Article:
The Best Gift for Writers

You may have noticed that I don’t often blog about technique. For me, this forum is more about sharing the experience of writing.

The truth about craft is that it’s all in the doing. We each confront the blank page or screen time and again. We learn to accept struggle, failure and critique, then go back to do it all over again.

Colum McCann, winner of the National Book Award for his novel Let the Great World Spin, is apparently fond of quoting Samuel Beckett: “No matter. Try again. Fail again. Fail better.”

How utterly true!

But we all learn from each other. Certainly in this Writers Circle, we’ve done that week after week, sharing our perspectives, making suggestions, taking them as often as we throw them out. Then trying again.

We can also learn from writers more experienced than ourselves. We’ve all heard grateful praise for Natalie Goldberg’s life-changing Writing Down the Bones. It’s a terrific book of freeing prompts and exercises whose goal is not to produce finished work but to express and observe moment to moment both the outer world and the inner life of the writer.

There’s also Anne Lamott’s classic Bird by Bird: Some Instructions on Writing and Life. I love her metaphor – taking it word by word, step by step. It reminds me of that hiking piece I wrote for all of you a couple of years ago. I’ll post it here, since not everyone was around back then.

Stephen King’s book On Writing is supposed to be excellent though I’ve only read it in excerpts so far. And of course, Francine Prose’s Reading Like a Writer nudges me to link to several lists of Best Books:
Books are some of the best teachers

Reading the finest writers with a critical eye to how they manage to create their prose is perhaps the very best way to learn the literary craft.

But if you must ask for a holiday gift this season, what any spouse, child, parent, boss, friend or neighbor should know is that the #1 choice any writer would ask for is TIME.

Writing well truly doesn’t require an MFA, a trendy concept or even particularly abundant talent. What it needs more than anything is exorbitant amounts of focused, uninterrupted time.

Happy holidays, everyone. I hope you all get the gift you most desire. I look forward to hearing from or seeing all of you in the coming year.



  • Cassandra Jade

    Uninterrupted time? Does such a thing exist? Well it does when I get up at 4:30 in the morning. I usually get a good hour or two to myself before I need to start interacting with the world.
    If anyone ever figures out how to bottle extra time, they are going to make a fortune.
    Thanks for sharing this.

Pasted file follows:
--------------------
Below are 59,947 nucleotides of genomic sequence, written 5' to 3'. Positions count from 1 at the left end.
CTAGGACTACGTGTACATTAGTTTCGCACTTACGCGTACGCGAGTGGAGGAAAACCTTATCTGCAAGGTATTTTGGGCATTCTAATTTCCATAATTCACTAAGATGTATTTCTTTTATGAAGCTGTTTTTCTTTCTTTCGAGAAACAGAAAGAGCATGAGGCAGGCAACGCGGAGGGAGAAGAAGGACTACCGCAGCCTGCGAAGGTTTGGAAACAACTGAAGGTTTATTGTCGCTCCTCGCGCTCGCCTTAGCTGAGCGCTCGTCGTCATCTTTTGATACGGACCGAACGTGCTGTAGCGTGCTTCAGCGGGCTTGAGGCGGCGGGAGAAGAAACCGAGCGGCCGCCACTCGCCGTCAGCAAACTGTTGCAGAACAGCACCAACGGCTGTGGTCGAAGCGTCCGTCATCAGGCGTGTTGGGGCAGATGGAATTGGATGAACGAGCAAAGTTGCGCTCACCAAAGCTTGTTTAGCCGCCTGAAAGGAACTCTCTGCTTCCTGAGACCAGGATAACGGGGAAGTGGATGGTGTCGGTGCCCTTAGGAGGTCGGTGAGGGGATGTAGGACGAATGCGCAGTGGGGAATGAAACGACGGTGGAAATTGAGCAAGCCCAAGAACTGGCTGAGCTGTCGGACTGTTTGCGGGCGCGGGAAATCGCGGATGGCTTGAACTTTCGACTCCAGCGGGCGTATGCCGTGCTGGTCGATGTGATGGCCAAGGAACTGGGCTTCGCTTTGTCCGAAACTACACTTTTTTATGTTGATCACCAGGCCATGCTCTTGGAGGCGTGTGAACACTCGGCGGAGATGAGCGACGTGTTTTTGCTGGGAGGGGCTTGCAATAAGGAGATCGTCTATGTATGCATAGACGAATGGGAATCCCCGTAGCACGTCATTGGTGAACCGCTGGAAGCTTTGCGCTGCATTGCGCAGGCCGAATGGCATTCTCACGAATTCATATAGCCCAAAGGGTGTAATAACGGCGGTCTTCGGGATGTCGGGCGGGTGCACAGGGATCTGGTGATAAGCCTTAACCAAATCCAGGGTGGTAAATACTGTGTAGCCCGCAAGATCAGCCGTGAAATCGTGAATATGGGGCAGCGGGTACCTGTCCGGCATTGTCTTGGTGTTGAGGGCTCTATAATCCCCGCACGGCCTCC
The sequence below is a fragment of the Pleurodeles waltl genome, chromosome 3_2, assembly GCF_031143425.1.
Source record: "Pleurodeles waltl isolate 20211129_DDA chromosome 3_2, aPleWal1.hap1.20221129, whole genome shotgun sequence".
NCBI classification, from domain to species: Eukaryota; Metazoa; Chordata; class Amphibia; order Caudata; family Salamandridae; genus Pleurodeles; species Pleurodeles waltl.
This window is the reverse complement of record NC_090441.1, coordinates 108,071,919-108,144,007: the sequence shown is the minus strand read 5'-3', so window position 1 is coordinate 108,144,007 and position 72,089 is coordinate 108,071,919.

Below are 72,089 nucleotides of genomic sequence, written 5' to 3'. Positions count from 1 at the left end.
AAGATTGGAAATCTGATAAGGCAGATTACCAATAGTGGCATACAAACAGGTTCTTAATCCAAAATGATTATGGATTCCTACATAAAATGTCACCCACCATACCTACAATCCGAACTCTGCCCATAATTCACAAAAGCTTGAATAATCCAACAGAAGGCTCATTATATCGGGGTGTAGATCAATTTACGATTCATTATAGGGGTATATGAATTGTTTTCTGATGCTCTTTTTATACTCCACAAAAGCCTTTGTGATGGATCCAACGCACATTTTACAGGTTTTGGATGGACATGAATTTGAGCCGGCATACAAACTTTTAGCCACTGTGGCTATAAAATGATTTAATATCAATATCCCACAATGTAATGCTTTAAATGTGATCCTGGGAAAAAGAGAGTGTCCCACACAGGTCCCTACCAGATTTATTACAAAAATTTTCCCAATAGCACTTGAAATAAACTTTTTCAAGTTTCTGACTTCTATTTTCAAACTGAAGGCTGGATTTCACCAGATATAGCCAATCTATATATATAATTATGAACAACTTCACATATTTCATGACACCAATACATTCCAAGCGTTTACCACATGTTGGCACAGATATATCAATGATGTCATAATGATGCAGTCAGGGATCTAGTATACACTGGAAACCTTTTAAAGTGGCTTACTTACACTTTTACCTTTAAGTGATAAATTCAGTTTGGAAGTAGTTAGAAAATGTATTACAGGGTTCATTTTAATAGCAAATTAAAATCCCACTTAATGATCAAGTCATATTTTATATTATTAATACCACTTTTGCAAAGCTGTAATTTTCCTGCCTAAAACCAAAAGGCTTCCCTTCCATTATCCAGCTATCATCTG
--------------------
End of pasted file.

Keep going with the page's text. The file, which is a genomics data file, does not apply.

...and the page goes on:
• Judith

    Hi, Cassandra. Thanks for joining us! I find the harder I fight for time, the more it slips through my fingers. But even short bursts have their purpose. 4:30 AM, huh? I’m a midnight writer myself.

    Hope to hear from you again.

  • Chet

    Using time is the lesson I set myself to learn this year. All my life, I have had the very bad habit of allowing myself to drift through projects instead of settling down and getting them done. My efforts to write on my train ride each day helped me to change because time was bounded and limited, just the minutes between the moment I got a seat until the moment the conductor announced ‘next stop is Maplewood.’

    The gift of time is the first gift any of us receive. I will not ask for more. But I will ask of myself that in the year to come, I be more passionate about what I do with the time I am given. If I can gift that spirit to myself… well, then we will see…

  • Sandra

    I have the time but I lack the focus. I wish I could force myself to be in the zone when I have time on my hands but it doesn’t seem to work that way. Monkey mind, I guess. Maybe more yoga and meditation would help? Oy.

  • Christi Craig

    Great post, and great reminder that we don’t need an MFA, just more time, practice, and a critical eye.

    Also, love the link to the Modern Library’s list of 100 Best. I’ve read a few books published by the Modern Library, and I always love the brief history on the author they include in their books. With time being so limited, I rarely get the chance to study the lives of authors, which are as intriguing as their works!

  • Judith

    Time is indeed limited, and getting worse all the time. Besides life’s inevitable responsibilities and pressures, we’ve been inundated with endless, generally worthless opportunities to fracture our attention and time.

    I was dismayed and comforted when I read “The Endless First Chapter” by Michelle Slatalla in the December 7, 2009 NY Times. It starts:

    “I AM reading a book. I mean, I am trying to read a book.”

    I’ve never been a particularly quick reader, but these days – with two kids, too much work, and all the joys and pitfalls of my computer obsession – I’m lucky to finish a single book a month. My invaluable reading time has shrunk to a couple of bleary-eyed pages before bedtime. And I’m a NOVELIST!!!! What’s the world – my world particularly – coming to?

    In any case, if we can only eek out time enough to read one or two novels a month – or a year – then following the Modern Library’s list at least guarantees that our time will be well spent.

    Happy holidays. Here’s to more time for what matters to all of us!

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